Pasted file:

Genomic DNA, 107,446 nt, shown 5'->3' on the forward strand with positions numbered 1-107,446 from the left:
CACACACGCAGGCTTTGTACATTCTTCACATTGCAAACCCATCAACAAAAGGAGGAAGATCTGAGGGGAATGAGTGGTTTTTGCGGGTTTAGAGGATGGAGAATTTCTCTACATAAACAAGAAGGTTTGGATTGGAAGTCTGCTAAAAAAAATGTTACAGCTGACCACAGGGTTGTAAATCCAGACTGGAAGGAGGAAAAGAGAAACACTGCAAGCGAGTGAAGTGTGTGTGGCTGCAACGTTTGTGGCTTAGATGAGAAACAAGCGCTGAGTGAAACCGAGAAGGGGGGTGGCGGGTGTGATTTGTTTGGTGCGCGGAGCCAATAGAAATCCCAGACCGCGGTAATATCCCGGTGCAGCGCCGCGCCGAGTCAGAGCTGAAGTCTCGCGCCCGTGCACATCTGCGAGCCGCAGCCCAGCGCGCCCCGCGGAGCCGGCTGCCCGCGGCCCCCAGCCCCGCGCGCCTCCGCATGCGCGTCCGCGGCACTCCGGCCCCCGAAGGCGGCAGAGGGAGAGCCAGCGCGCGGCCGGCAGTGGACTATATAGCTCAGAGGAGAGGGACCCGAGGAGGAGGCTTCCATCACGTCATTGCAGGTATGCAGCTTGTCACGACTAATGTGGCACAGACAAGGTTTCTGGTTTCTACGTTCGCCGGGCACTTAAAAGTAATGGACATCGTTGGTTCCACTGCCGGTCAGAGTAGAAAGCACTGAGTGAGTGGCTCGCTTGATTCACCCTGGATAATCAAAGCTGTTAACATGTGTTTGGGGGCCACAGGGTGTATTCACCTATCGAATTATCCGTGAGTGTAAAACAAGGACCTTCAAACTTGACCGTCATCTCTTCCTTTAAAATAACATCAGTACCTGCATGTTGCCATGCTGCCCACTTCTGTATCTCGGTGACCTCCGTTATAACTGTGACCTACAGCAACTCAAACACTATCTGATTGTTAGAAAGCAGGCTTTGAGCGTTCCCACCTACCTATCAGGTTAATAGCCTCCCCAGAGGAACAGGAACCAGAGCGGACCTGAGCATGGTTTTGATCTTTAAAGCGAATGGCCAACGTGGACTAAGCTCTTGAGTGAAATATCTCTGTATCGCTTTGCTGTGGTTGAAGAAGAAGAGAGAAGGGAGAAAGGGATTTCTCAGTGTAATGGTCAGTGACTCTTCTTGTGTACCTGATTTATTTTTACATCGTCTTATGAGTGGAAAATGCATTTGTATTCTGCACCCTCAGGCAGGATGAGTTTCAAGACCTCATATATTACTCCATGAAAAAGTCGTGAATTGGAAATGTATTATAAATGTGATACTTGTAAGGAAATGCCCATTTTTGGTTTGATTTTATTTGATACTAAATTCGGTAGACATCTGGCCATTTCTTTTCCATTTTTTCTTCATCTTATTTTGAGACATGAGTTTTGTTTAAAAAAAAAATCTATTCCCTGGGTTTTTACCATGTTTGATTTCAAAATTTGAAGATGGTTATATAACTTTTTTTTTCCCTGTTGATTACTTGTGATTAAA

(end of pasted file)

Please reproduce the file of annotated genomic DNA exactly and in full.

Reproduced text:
Genomic DNA, 107,446 nt, shown 5'->3' on the forward strand with positions numbered 1-107,446 from the left:
CACACACGCAGGCTTTGTACATTCTTCACATTGCAAACCCATCAACAAAAGGAGGAAGATCTGAGGGGAATGAGTGGTTTTTGCGGGTTTAGAGGATGGAGAATTTCTCTACATAAACAAGAAGGTTTGGATTGGAAGTCTGCTAAAAAAAATGTTACAGCTGACCACAGGGTTGTAAATCCAGACTGGAAGGAGGAAAAGAGAAACACTGCAAGCGAGTGAAGTGTGTGTGGCTGCAACGTTTGTGGCTTAGATGAGAAACAAGCGCTGAGTGAAACCGAGAAGGGGGGTGGCGGGTGTGATTTGTTTGGTGCGCGGAGCCAATAGAAATCCCAGACCGCGGTAATATCCCGGTGCAGCGCCGCGCCGAGTCAGAGCTGAAGTCTCGCGCCCGTGCACATCTGCGAGCCGCAGCCCAGCGCGCCCCGCGGAGCCGGCTGCCCGCGGCCCCCAGCCCCGCGCGCCTCCGCATGCGCGTCCGCGGCACTCCGGCCCCCGAAGGCGGCAGAGGGAGAGCCAGCGCGCGGCCGGCAGTGGACTATATAGCTCAGAGGAGAGGGACCCGAGGAGGAGGCTTCCATCACGTCATTGCAGGTATGCAGCTTGTCACGACTAATGTGGCACAGACAAGGTTTCTGGTTTCTACGTTCGCCGGGCACTTAAAAGTAATGGACATCGTTGGTTCCACTGCCGGTCAGAGTAGAAAGCACTGAGTGAGTGGCTCGCTTGATTCACCCTGGATAATCAAAGCTGTTAACATGTGTTTGGGGGCCACAGGGTGTATTCACCTATCGAATTATCCGTGAGTGTAAAACAAGGACCTTCAAACTTGACCGTCATCTCTTCCTTTAAAATAACATCAGTACCTGCATGTTGCCATGCTGCCCACTTCTGTATCTCGGTGACCTCCGTTATAACTGTGACCTACAGCAACTCAAACACTATCTGATTGTTAGAAAGCAGGCTTTGAGCGTTCCCACCTACCTATCAGGTTAATAGCCTCCCCAGAGGAACAGGAACCAGAGCGGACCTGAGCATGGTTTTGATCTTTAAAGCGAATGGCCAACGTGGACTAAGCTCTTGAGTGAAATATCTCTGTATCGCTTTGCTGTGGTTGAAGAAGAAGAGAGAAGGGAGAAAGGGATTTCTCAGTGTAATGGTCAGTGACTCTTCTTGTGTACCTGATTTATTTTTACATCGTCTTATGAGTGGAAAATGCATTTGTATTCTGCACCCTCAGGCAGGATGAGTTTCAAGACCTCATATATTACTCCATGAAAAAGTCGTGAATTGGAAATGTATTATAAATGTGATACTTGTAAGGAAATGCCCATTTTTGGTTTGATTTTATTTGATACTAAATTCGGTAGACATCTGGCCATTTCTTTTCCATTTTTTCTTCATCTTATTTTGAGACATGAGTTTTGTTTAAAAAAAAAATCTATTCCCTGGGTTTTTACCATGTTTGATTTCAAAATTTGAAGATGGTTATATAACTTTTTTTTTCCCTGTTGATTACTTGTGATTAAA